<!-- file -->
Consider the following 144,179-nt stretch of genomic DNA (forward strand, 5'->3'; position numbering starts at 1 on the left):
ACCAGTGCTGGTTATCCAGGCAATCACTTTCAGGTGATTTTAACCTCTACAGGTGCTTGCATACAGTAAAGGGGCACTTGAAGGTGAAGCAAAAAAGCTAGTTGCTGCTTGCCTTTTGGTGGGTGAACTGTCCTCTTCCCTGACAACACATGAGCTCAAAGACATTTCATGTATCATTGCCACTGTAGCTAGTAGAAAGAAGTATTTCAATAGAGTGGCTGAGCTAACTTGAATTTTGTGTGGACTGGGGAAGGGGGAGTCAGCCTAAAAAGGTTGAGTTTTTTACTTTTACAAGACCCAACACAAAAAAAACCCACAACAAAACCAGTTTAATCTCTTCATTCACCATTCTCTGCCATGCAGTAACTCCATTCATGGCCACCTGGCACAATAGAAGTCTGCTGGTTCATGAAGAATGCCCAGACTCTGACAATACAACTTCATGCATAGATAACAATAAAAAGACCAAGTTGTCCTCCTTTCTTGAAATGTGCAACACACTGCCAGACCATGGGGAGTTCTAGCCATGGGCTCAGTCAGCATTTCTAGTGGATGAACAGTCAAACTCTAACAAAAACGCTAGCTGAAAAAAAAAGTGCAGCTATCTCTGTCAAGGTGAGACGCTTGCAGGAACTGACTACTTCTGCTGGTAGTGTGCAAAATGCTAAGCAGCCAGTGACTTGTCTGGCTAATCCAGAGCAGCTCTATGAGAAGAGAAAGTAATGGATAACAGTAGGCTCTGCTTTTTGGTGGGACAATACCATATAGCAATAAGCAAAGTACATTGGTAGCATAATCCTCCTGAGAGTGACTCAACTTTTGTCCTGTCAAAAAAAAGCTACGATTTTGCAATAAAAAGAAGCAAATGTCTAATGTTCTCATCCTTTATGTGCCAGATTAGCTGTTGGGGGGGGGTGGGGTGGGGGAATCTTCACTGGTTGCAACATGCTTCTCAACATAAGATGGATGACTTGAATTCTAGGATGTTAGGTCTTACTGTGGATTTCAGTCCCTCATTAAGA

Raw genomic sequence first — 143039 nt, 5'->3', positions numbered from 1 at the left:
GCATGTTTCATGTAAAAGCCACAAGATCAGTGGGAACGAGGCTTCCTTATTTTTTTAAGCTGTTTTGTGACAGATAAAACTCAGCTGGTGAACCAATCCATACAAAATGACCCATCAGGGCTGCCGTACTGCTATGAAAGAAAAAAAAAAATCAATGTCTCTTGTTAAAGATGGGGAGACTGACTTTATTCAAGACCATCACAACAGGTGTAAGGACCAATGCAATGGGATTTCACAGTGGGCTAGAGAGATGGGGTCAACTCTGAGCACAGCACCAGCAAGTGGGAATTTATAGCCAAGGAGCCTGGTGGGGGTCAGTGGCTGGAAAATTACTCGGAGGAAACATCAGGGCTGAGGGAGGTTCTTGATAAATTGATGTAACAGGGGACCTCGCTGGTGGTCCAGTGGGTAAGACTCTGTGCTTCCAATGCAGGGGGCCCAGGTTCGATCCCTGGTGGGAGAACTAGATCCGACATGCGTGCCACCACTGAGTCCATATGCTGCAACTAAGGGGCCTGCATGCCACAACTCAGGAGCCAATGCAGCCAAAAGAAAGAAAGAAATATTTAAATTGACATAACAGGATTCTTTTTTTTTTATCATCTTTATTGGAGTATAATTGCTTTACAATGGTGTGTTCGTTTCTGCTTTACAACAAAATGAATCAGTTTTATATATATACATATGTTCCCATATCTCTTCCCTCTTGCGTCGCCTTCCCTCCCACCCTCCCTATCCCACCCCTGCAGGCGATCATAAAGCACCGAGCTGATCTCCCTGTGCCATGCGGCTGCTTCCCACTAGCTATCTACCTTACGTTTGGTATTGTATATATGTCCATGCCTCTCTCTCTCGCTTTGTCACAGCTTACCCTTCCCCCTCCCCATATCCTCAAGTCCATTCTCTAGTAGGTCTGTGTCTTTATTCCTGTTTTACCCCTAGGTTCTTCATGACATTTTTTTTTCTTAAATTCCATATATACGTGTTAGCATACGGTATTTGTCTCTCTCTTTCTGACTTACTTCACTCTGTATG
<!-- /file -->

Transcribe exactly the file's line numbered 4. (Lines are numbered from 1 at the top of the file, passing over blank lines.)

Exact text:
GCATGTTTCATGTAAAAGCCACAAGATCAGTGGGAACGAGGCTTCCTTATTTTTTTAAGCTGTTTTGTGACAGATAAAACTCAGCTGGTGAACCAATCCATACAAAATGACCCATCAGGGCTGCCGTACTGCTATGAAAGAAAAAAAAAAATCAATGTCTCTTGTTAAAGATGGGGAGACTGACTTTATTCAAGACCATCACAACAGGTGTAAGGACCAATGCAATGGGATTTCACAGTGGGCTAGAGAGATGGGGTCAACTCTGAGCACAGCACCAGCAAGTGGGAATTTATAGCCAAGGAGCCTGGTGGGGGTCAGTGGCTGGAAAATTACTCGGAGGAAACATCAGGGCTGAGGGAGGTTCTTGATAAATTGATGTAACAGGGGACCTCGCTGGTGGTCCAGTGGGTAAGACTCTGTGCTTCCAATGCAGGGGGCCCAGGTTCGATCCCTGGTGGGAGAACTAGATCCGACATGCGTGCCACCACTGAGTCCATATGCTGCAACTAAGGGGCCTGCATGCCACAACTCAGGAGCCAATGCAGCCAAAAGAAAGAAAGAAATATTTAAATTGACATAACAGGATTCTTTTTTTTTTATCATCTTTATTGGAGTATAATTGCTTTACAATGGTGTGTTCGTTTCTGCTTTACAACAAAATGAATCAGTTTTATATATATACATATGTTCCCATATCTCTTCCCTCTTGCGTCGCCTTCCCTCCCACCCTCCCTATCCCACCCCTGCAGGCGATCATAAAGCACCGAGCTGATCTCCCTGTGCCATGCGGCTGCTTCCCACTAGCTATCTACCTTACGTTTGGTATTGTATATATGTCCATGCCTCTCTCTCTCGCTTTGTCACAGCTTACCCTTCCCCCTCCCCATATCCTCAAGTCCATTCTCTAGTAGGTCTGTGTCTTTATTCCTGTTTTACCCCTAGGTTCTTCATGACATTTTTTTTTCTTAAATTCCATATATACGTGTTAGCATACGGTATTTGTCTCTCTCTTTCTGACTTACTTCACTCTGTATG